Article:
|Support type:||Scholarships in Brazil - Scientific Initiation|
|Effective date (Start):||February 01, 2012|
|Effective date (End):||December 31, 2012|
|Field of knowledge:||Biological Sciences - Genetics - Molecular Genetics and Genetics of Microorganisms|
|Principal researcher:||Maria Isabel Nogueira Cano|
|Grantee:||Douglas Diez Gonçalves|
|Home Institution:||Instituto de Biociências (IBB). Universidade Estadual Paulista (UNESP). Campus de Botucatu. Botucatu , SP, Brazil|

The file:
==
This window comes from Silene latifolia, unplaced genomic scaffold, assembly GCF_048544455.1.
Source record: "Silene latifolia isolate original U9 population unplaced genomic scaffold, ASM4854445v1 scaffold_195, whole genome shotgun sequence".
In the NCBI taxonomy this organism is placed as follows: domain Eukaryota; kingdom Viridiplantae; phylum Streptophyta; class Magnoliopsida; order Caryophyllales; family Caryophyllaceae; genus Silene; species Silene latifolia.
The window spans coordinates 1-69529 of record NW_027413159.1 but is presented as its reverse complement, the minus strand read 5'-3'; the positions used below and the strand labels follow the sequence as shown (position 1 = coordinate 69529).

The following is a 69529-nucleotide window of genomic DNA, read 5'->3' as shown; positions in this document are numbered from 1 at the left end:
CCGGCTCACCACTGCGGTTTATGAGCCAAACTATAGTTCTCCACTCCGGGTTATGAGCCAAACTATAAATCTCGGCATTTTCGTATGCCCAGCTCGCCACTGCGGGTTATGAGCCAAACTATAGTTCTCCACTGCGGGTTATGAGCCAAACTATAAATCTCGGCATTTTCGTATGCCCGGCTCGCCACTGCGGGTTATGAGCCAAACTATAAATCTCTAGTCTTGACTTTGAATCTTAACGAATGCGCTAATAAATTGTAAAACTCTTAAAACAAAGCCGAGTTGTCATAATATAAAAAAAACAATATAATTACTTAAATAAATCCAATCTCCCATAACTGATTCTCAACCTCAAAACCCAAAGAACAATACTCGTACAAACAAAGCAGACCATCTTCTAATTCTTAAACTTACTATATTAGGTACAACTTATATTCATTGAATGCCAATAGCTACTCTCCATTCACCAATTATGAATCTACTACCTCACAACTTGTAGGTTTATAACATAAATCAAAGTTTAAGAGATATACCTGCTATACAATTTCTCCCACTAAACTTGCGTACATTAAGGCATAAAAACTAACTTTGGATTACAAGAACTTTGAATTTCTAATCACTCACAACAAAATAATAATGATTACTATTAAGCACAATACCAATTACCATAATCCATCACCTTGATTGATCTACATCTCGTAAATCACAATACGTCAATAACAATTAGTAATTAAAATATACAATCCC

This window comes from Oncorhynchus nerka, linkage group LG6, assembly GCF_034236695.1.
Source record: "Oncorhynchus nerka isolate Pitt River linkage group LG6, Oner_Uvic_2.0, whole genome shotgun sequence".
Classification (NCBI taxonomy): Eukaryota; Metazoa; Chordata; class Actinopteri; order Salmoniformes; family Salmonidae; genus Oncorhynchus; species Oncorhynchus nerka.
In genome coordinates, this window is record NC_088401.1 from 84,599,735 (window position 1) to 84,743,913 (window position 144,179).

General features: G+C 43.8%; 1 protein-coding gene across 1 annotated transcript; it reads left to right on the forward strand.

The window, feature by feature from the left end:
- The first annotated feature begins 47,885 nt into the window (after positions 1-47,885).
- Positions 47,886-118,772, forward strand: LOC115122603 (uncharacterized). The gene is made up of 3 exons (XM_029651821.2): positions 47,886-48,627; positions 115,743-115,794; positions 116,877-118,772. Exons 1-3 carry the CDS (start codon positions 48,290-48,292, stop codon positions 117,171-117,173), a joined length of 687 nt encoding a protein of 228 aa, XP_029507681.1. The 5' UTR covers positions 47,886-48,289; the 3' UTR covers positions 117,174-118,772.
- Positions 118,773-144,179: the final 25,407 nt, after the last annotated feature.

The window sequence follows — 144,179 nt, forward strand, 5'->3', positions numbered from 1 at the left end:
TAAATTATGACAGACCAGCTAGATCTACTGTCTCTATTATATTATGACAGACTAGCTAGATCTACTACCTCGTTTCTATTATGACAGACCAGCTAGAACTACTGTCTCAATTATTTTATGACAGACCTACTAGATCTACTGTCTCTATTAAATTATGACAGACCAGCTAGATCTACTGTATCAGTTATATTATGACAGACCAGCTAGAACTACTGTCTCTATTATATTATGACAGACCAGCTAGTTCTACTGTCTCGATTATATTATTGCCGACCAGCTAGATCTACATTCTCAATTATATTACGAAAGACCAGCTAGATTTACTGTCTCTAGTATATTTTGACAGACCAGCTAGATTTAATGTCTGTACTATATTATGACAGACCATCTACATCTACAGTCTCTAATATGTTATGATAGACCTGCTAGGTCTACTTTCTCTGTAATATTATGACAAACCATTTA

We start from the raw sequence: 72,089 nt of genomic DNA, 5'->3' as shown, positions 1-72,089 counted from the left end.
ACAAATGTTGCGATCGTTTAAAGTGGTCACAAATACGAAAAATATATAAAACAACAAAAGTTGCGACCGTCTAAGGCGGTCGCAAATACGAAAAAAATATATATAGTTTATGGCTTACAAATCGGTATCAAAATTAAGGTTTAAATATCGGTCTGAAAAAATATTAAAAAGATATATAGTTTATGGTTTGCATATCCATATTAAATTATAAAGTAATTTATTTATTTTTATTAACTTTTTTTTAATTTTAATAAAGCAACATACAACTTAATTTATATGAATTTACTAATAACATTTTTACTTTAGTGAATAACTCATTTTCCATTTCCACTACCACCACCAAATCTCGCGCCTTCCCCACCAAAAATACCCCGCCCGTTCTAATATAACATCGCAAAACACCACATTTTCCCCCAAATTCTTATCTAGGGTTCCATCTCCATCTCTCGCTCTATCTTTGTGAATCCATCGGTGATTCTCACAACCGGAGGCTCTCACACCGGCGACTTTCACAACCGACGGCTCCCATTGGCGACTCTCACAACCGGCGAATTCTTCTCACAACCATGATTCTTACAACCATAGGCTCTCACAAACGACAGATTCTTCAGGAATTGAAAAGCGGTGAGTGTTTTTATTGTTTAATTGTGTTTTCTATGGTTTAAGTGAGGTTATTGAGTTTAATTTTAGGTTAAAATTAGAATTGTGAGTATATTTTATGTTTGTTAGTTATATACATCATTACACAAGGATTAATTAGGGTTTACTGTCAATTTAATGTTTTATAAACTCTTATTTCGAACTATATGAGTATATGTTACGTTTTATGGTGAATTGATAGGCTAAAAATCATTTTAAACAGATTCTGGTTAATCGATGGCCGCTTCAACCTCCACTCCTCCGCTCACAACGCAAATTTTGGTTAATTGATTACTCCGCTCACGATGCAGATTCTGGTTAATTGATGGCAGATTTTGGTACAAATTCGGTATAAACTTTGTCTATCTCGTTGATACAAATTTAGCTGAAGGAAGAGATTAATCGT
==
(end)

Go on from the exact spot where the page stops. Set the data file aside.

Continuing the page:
Testing the interactions between the telomeric proteins LaRbp38 and LaRPA-1 using the yeast two-hybrid systemLeishmaniasis is a group of infectious diseases caused by parasites of the genus Leishmania, which affect millions of people around the world, with two million of new cases and 70,000 deaths each year. Drugs used to treat different clinical forms of the disease have high toxicity and low efficacy, in addition to cause many side effects. Moreover, the emergence of resistant parasites and vectors argue in favor of the development of new therapies to eradicate the disease, which is largely encouraged by the World Health Organization. Thus, a better understanding of the molecular biology of these protozoa may facilitate these discoveries. Actually, telomeres, the nucleoprotein structures at the ends of eukaryotic chromosomes, have been the subject of intensive studies, since they are been considered potential therapeutic target against malignant tumors and pathogenic microorganisms. Telomeres typically appear as dynamic structures where interactions between DNA and proteins result in the formation of a high order telomeric complex, responsible for the protection and maintenance of chromosomes and genome stability and subsequently cell viability. Components of Leishmania amazonensis telomeric complex were identified using different biochemical approaches. Among them were identified LaRPA-1 (L. amazonensis Replication Protein A-1) and LaRbp38 (L. amazonensis RNA binding protein) which showed the ability to interact with telomeric DNA in vitro and in vivo. More recently, we were able to show by immunoprecipitation and "pull-down" assays, that these proteins are part of common complex at parasite telomeres. This work aims to confirm these possible interactions, using an in vivo assay, known as the yeast two-hybrid system. One of our main objective is to standardize the method in our laboratory, since it will allow to confirm in a feasible manner, most of protein:protein interactions that we are testing in the lab. To facilitate the analysis of the results and unequivocally check the interactions and differentiate them from auto-activation and false positivies, both proteins (LaRPA-1 and LaRbp38) will be tested individually and as bait (fused to the DNA binding domain of LexA) and prey (fused to the GAL4 activation domain).